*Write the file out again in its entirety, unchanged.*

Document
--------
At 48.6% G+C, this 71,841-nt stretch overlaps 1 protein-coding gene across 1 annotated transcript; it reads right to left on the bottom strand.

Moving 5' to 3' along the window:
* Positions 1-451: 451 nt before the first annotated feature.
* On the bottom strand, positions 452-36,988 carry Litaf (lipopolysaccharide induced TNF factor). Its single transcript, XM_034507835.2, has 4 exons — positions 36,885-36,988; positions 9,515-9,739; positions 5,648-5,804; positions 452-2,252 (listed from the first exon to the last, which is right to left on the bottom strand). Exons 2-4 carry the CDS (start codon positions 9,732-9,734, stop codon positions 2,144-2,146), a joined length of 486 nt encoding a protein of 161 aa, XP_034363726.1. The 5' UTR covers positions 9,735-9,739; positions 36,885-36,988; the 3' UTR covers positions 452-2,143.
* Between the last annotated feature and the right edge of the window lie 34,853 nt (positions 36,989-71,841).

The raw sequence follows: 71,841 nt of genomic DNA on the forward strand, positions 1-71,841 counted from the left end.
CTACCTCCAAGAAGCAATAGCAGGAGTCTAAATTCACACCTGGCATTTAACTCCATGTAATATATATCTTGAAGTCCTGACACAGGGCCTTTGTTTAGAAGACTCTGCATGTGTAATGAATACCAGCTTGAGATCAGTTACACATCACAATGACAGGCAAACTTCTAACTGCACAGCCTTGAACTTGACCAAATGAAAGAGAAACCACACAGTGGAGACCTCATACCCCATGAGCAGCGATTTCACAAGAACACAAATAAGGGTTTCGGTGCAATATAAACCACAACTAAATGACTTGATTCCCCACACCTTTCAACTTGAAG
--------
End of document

At 48.6% G+C, this 71,841-nt stretch overlaps 1 protein-coding gene across 1 annotated transcript; it reads right to left on the bottom strand.

Moving 5' to 3' along the window:
* Positions 1-451: 451 nt before the first annotated feature.
* On the bottom strand, positions 452-36,988 carry Litaf (lipopolysaccharide induced TNF factor). Its single transcript, XM_034507835.2, has 4 exons — positions 36,885-36,988; positions 9,515-9,739; positions 5,648-5,804; positions 452-2,252 (listed from the first exon to the last, which is right to left on the bottom strand). Exons 2-4 carry the CDS (start codon positions 9,732-9,734, stop codon positions 2,144-2,146), a joined length of 486 nt encoding a protein of 161 aa, XP_034363726.1. The 5' UTR covers positions 9,735-9,739; positions 36,885-36,988; the 3' UTR covers positions 452-2,143.
* Between the last annotated feature and the right edge of the window lie 34,853 nt (positions 36,989-71,841).

The raw sequence follows: 71,841 nt of genomic DNA on the forward strand, positions 1-71,841 counted from the left end.
CTACCTCCAAGAAGCAATAGCAGGAGTCTAAATTCACACCTGGCATTTAACTCCATGTAATATATATCTTGAAGTCCTGACACAGGGCCTTTGTTTAGAAGACTCTGCATGTGTAATGAATACCAGCTTGAGATCAGTTACACATCACAATGACAGGCAAACTTCTAACTGCACAGCCTTGAACTTGACCAAATGAAAGAGAAACCACACAGTGGAGACCTCATACCCCATGAGCAGCGATTTCACAAGAACACAAATAAGGGTTTCGGTGCAATATAAACCACAACTAAATGACTTGATTCCCCACACCTTTCAACTTGAAG